The New Left Bank

The scene has moved—across the Seine—to fringe neighborhoods that are redefining what it means to be young, hip, and hungry in Paris.

We'll Always Have Cocktails

Now here's a plum assignment: Visit the legendary bars of some of Paris's most luxurious hotels and let us know what you think.

Taillevent After Vrinat

The legendary Parisian restaurant lost its owner and guiding light this year. What has become of the place?

Ruth's Paris Picks

After a week trying to find out how well she could eat (and sleep) for very little money, Gourmet's editor in chief came up with quite a list of inexpensive Paris restaurants.

Ten Favorites From Our September Issue

Our Paris issue is packed with recipes, but our editors especially loved these—and we're sure you will, too.

Top Dining In Paris

There are endless ways to eat well in the City of Light, but be sure not to miss these nine restaurants (plus two oyster bars).

Few cities thrill visitors' palates like Paris. Read Gourmet's dispatches to stay up on all the culinary happenings there.

An American in Paris

Jaime Araujo, daughter of a Napa cult Cab king, is changing the way the French market their wine.

Food Luminaries' Favorites
"Chef Frédéric Anton worked with me for many years and has a style of cooking that I particularly enjoy. His personality shows in his food."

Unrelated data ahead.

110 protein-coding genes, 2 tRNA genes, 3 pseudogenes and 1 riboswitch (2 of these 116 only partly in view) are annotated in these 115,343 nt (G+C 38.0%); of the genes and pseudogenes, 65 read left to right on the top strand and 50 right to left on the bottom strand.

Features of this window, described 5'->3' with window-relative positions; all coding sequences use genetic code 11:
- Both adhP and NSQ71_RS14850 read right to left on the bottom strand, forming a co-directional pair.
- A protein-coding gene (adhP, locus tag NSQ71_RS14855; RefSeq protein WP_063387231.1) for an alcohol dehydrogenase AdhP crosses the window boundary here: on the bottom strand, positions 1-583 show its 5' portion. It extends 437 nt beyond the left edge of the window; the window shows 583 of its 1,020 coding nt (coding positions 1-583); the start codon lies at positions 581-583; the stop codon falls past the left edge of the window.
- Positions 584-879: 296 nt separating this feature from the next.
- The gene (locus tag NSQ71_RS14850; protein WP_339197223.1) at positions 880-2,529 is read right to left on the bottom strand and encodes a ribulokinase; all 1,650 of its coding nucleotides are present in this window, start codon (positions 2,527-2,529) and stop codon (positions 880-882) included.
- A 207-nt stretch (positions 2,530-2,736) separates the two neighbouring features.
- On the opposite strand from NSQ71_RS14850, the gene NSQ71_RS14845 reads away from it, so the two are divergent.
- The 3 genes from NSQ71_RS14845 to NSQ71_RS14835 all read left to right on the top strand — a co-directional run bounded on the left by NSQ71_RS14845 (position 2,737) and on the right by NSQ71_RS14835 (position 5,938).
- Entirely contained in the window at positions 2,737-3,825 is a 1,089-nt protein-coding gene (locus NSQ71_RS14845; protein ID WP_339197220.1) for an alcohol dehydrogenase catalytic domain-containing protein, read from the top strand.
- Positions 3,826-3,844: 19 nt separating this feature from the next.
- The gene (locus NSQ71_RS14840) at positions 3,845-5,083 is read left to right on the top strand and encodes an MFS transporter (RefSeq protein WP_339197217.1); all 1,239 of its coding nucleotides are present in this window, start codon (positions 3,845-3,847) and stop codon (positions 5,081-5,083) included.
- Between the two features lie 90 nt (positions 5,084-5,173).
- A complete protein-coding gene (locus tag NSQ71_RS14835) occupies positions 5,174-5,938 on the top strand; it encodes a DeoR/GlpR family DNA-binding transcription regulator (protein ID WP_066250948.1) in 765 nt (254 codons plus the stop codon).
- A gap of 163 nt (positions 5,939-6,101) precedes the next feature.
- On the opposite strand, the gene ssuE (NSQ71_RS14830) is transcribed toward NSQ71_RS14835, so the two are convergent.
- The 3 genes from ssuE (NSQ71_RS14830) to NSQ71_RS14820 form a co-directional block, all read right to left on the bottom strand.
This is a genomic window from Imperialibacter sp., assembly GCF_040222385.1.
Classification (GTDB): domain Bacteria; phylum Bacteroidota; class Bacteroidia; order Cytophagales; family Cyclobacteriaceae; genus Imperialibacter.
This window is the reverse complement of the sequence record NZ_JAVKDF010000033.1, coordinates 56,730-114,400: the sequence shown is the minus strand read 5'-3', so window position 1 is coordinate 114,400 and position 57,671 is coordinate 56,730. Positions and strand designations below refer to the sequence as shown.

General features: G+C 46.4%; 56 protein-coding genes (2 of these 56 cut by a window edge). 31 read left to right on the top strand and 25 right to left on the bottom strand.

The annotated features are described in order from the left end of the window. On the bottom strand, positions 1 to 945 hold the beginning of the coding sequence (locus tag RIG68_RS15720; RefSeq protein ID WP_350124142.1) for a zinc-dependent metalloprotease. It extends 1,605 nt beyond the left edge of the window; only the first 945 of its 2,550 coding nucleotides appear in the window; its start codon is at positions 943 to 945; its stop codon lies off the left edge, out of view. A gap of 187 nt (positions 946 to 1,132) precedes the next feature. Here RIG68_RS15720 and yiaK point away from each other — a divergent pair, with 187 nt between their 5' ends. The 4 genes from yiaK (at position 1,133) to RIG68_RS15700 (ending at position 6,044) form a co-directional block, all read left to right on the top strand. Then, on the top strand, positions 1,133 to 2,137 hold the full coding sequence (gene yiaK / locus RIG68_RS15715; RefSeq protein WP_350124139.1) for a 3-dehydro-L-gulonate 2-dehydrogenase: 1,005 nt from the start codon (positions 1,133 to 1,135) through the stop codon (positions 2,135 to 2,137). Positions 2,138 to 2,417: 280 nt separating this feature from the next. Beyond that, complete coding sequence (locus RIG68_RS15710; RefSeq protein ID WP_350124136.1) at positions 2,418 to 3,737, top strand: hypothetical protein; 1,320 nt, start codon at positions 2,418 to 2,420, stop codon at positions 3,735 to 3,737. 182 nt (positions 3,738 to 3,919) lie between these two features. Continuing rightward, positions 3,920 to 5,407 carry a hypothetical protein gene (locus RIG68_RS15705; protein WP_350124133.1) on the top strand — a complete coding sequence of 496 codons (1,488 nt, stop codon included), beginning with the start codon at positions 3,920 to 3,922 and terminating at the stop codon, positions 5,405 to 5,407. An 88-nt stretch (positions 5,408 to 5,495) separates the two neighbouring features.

"In the heart of the Saint-Germain; it's a 1926 Art Deco brasserie serving classic French foods to artists and politicians."

LAURENT GRAS: Restaurant Chartier
"I used to go there when I was a cook fifteen years ago, as the meal was very inexpensive. It is a very Parisian place."

JAMES PETERSON: La Tour d'Argent
"For lunch because of the view, if not so much for the food. Although the canard au sang, their signature dish, is always good and presented in such an unpretentious way."

ERIC RIPERT: Les Deux Magots
"It's always a scene."

Food Markets

A true Parisian pleasure: Take a stroll in one of the city's crowded food markets.

An Epicurean Pilgrimage to Paris

Nobody in his right digestion would deny that a firsthand study of Paris restaurants is a toothsome task, but limitations loom large and forbidding. (July 1951)


When it comes to taking a meal in Paris, this writer knows just what he wants. And where to get it. (March 2001)

Innocence Abroad

Oh, to be young and living in Paris. This is where it all begins—the pilgrimage of a master storyteller, his great American novel, and his great American friends. (August 2006)
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